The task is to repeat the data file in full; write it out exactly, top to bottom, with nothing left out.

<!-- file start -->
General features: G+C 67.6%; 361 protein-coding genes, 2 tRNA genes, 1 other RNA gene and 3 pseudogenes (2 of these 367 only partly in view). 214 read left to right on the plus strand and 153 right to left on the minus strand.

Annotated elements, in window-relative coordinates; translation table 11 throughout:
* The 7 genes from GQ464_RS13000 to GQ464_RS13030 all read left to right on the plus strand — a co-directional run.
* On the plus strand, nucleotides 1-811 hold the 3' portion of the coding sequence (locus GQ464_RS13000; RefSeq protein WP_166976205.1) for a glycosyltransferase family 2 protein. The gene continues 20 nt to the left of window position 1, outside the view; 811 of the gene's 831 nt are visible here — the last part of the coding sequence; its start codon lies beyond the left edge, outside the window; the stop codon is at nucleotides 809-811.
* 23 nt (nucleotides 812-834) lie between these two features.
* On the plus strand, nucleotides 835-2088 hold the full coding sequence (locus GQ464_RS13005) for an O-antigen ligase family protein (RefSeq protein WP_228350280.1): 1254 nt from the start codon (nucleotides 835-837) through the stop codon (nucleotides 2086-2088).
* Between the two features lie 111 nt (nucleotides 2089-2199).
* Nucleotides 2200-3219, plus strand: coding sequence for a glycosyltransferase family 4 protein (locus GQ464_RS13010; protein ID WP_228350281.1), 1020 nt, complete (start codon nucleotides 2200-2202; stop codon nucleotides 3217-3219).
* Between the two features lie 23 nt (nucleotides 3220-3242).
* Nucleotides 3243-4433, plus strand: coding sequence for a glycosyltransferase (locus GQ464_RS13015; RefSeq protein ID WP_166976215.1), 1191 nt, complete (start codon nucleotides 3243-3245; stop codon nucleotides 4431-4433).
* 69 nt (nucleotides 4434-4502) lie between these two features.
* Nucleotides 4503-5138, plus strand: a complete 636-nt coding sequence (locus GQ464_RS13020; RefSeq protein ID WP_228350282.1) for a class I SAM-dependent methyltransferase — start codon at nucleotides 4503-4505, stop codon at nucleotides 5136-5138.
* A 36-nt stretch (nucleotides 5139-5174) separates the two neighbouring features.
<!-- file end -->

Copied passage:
General features: G+C 67.6%; 361 protein-coding genes, 2 tRNA genes, 1 other RNA gene and 3 pseudogenes (2 of these 367 only partly in view). 214 read left to right on the plus strand and 153 right to left on the minus strand.

Annotated elements, in window-relative coordinates; translation table 11 throughout:
* The 7 genes from GQ464_RS13000 to GQ464_RS13030 all read left to right on the plus strand — a co-directional run.
* On the plus strand, nucleotides 1-811 hold the 3' portion of the coding sequence (locus GQ464_RS13000; RefSeq protein WP_166976205.1) for a glycosyltransferase family 2 protein. The gene continues 20 nt to the left of window position 1, outside the view; 811 of the gene's 831 nt are visible here — the last part of the coding sequence; its start codon lies beyond the left edge, outside the window; the stop codon is at nucleotides 809-811.
* 23 nt (nucleotides 812-834) lie between these two features.
* On the plus strand, nucleotides 835-2088 hold the full coding sequence (locus GQ464_RS13005) for an O-antigen ligase family protein (RefSeq protein WP_228350280.1): 1254 nt from the start codon (nucleotides 835-837) through the stop codon (nucleotides 2086-2088).
* Between the two features lie 111 nt (nucleotides 2089-2199).
* Nucleotides 2200-3219, plus strand: coding sequence for a glycosyltransferase family 4 protein (locus GQ464_RS13010; protein ID WP_228350281.1), 1020 nt, complete (start codon nucleotides 2200-2202; stop codon nucleotides 3217-3219).
* Between the two features lie 23 nt (nucleotides 3220-3242).
* Nucleotides 3243-4433, plus strand: coding sequence for a glycosyltransferase (locus GQ464_RS13015; RefSeq protein ID WP_166976215.1), 1191 nt, complete (start codon nucleotides 3243-3245; stop codon nucleotides 4431-4433).
* 69 nt (nucleotides 4434-4502) lie between these two features.
* Nucleotides 4503-5138, plus strand: a complete 636-nt coding sequence (locus GQ464_RS13020; RefSeq protein ID WP_228350282.1) for a class I SAM-dependent methyltransferase — start codon at nucleotides 4503-4505, stop codon at nucleotides 5136-5138.
* A 36-nt stretch (nucleotides 5139-5174) separates the two neighbouring features.